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How to install Linux on a Chromebook, with or without Google

How to install Linux on a Chromebook, with or without Google

The Chrome OS pre-installed on Chromebooks is becoming more and more open. Google now allows the installation of Linux - at least that's what the new beta feature calls it. What's really behind it, and how to install real Linux on the Chromebook instead, you can find out here.

Shortcuts:

Starting Linux apps on the Chromebook

Google has released a new beta feature for some Chromebooks. With the so-called Linux (beta), software developers should be able to use their familiar Linux applications on Chromebooks. This includes in particular command-line tools, code editors, and development environments.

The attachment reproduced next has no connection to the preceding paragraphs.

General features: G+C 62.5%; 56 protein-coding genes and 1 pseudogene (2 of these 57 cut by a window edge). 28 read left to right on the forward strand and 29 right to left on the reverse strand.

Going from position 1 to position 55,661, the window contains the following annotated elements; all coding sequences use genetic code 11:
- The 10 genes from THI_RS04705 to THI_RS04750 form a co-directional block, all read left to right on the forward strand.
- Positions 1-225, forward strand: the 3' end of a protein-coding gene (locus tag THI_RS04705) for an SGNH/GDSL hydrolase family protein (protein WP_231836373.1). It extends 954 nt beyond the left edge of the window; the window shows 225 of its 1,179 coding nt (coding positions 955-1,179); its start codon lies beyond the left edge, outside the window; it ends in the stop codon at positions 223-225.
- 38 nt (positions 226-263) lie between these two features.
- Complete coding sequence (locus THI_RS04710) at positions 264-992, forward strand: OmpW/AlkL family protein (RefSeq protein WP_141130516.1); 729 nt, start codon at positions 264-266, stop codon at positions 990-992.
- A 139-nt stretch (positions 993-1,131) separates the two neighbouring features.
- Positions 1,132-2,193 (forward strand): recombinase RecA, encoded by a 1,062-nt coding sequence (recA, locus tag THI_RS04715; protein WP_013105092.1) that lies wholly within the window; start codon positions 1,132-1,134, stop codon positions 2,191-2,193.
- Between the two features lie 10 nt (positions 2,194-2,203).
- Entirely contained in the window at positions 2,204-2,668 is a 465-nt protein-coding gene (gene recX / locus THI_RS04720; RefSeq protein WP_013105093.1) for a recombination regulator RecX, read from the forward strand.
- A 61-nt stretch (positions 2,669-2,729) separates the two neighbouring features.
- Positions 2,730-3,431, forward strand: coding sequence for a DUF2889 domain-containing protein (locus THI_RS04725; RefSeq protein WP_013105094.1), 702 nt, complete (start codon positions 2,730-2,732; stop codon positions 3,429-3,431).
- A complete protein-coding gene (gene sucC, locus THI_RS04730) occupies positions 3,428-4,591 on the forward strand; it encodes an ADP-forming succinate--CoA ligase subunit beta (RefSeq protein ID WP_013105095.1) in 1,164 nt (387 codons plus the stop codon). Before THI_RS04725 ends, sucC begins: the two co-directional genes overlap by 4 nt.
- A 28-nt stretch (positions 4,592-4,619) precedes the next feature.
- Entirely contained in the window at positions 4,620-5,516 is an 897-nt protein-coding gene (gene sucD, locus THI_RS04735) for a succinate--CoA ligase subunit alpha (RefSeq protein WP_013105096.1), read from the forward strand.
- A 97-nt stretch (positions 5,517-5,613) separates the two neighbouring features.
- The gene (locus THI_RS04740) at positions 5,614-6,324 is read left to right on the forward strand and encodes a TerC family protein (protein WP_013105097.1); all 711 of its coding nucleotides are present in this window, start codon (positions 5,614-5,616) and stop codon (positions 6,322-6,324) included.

If this is useful for you, enable Linux (beta) in the settings. If not, skip to the last section and install real Linux on the Chromebook.

  1. Click on the time.
  2. Now Settings.
  3. Scrolls down and activates Linux (Beta).
  4. Follow the instructions on the screen. Wait 10 to 15 minutes.

Now a Linux terminal opens. There you can run UNIX commands and install tools with the package management system APT, known from Debian derivatives like Ubuntu, and customize your shell.

All Linux apps are located in a common sandbox, so they can communicate with each other unhindered. However, access to the Chromebook itself is restricted. Because it is not the command line of your Chromebook itself. Because...

"Linux (Beta)" is not the Linux you are looking for